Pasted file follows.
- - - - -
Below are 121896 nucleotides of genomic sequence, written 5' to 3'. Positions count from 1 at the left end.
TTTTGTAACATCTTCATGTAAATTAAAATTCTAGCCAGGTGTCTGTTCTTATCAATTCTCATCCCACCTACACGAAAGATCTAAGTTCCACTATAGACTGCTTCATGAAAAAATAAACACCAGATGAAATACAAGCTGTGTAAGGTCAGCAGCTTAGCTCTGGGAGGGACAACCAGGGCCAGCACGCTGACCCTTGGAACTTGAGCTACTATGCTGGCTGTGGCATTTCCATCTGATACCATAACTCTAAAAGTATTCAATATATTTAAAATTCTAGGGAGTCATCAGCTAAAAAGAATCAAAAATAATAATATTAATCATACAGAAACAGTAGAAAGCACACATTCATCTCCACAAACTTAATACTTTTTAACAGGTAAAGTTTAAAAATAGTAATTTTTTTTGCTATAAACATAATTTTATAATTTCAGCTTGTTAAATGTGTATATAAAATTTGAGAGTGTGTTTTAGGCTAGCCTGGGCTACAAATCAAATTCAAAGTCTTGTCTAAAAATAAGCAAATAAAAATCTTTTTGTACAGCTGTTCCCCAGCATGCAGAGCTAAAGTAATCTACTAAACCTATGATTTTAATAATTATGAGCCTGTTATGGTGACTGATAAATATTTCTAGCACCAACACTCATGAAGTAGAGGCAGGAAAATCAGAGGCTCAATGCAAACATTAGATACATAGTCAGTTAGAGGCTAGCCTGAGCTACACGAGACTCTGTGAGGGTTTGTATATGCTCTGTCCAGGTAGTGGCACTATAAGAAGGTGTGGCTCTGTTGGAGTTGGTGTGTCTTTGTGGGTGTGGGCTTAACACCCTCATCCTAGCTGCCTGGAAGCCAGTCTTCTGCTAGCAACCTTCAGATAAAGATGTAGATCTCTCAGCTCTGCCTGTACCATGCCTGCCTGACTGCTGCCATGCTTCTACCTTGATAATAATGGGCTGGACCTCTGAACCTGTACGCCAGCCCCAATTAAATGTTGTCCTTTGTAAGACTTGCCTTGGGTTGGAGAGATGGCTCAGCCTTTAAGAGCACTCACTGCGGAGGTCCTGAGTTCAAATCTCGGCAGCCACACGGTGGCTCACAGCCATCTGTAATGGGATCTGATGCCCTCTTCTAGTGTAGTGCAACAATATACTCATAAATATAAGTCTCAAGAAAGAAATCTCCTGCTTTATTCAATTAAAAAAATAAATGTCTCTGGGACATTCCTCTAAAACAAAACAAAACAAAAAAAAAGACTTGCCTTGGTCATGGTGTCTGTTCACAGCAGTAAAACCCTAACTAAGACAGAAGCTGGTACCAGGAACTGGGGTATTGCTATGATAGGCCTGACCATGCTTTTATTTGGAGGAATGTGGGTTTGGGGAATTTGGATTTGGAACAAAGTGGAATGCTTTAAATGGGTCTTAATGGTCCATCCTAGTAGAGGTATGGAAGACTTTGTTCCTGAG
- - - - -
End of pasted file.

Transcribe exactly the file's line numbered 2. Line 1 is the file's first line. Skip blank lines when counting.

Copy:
TTTTGTAACATCTTCATGTAAATTAAAATTCTAGCCAGGTGTCTGTTCTTATCAATTCTCATCCCACCTACACGAAAGATCTAAGTTCCACTATAGACTGCTTCATGAAAAAATAAACACCAGATGAAATACAAGCTGTGTAAGGTCAGCAGCTTAGCTCTGGGAGGGACAACCAGGGCCAGCACGCTGACCCTTGGAACTTGAGCTACTATGCTGGCTGTGGCATTTCCATCTGATACCATAACTCTAAAAGTATTCAATATATTTAAAATTCTAGGGAGTCATCAGCTAAAAAGAATCAAAAATAATAATATTAATCATACAGAAACAGTAGAAAGCACACATTCATCTCCACAAACTTAATACTTTTTAACAGGTAAAGTTTAAAAATAGTAATTTTTTTTGCTATAAACATAATTTTATAATTTCAGCTTGTTAAATGTGTATATAAAATTTGAGAGTGTGTTTTAGGCTAGCCTGGGCTACAAATCAAATTCAAAGTCTTGTCTAAAAATAAGCAAATAAAAATCTTTTTGTACAGCTGTTCCCCAGCATGCAGAGCTAAAGTAATCTACTAAACCTATGATTTTAATAATTATGAGCCTGTTATGGTGACTGATAAATATTTCTAGCACCAACACTCATGAAGTAGAGGCAGGAAAATCAGAGGCTCAATGCAAACATTAGATACATAGTCAGTTAGAGGCTAGCCTGAGCTACACGAGACTCTGTGAGGGTTTGTATATGCTCTGTCCAGGTAGTGGCACTATAAGAAGGTGTGGCTCTGTTGGAGTTGGTGTGTCTTTGTGGGTGTGGGCTTAACACCCTCATCCTAGCTGCCTGGAAGCCAGTCTTCTGCTAGCAACCTTCAGATAAAGATGTAGATCTCTCAGCTCTGCCTGTACCATGCCTGCCTGACTGCTGCCATGCTTCTACCTTGATAATAATGGGCTGGACCTCTGAACCTGTACGCCAGCCCCAATTAAATGTTGTCCTTTGTAAGACTTGCCTTGGGTTGGAGAGATGGCTCAGCCTTTAAGAGCACTCACTGCGGAGGTCCTGAGTTCAAATCTCGGCAGCCACACGGTGGCTCACAGCCATCTGTAATGGGATCTGATGCCCTCTTCTAGTGTAGTGCAACAATATACTCATAAATATAAGTCTCAAGAAAGAAATCTCCTGCTTTATTCAATTAAAAAAATAAATGTCTCTGGGACATTCCTCTAAAACAAAACAAAACAAAAAAAAAGACTTGCCTTGGTCATGGTGTCTGTTCACAGCAGTAAAACCCTAACTAAGACAGAAGCTGGTACCAGGAACTGGGGTATTGCTATGATAGGCCTGACCATGCTTTTATTTGGAGGAATGTGGGTTTGGGGAATTTGGATTTGGAACAAAGTGGAATGCTTTAAATGGGTCTTAATGGTCCATCCTAGTAGAGGTATGGAAGACTTTGTTCCTGAG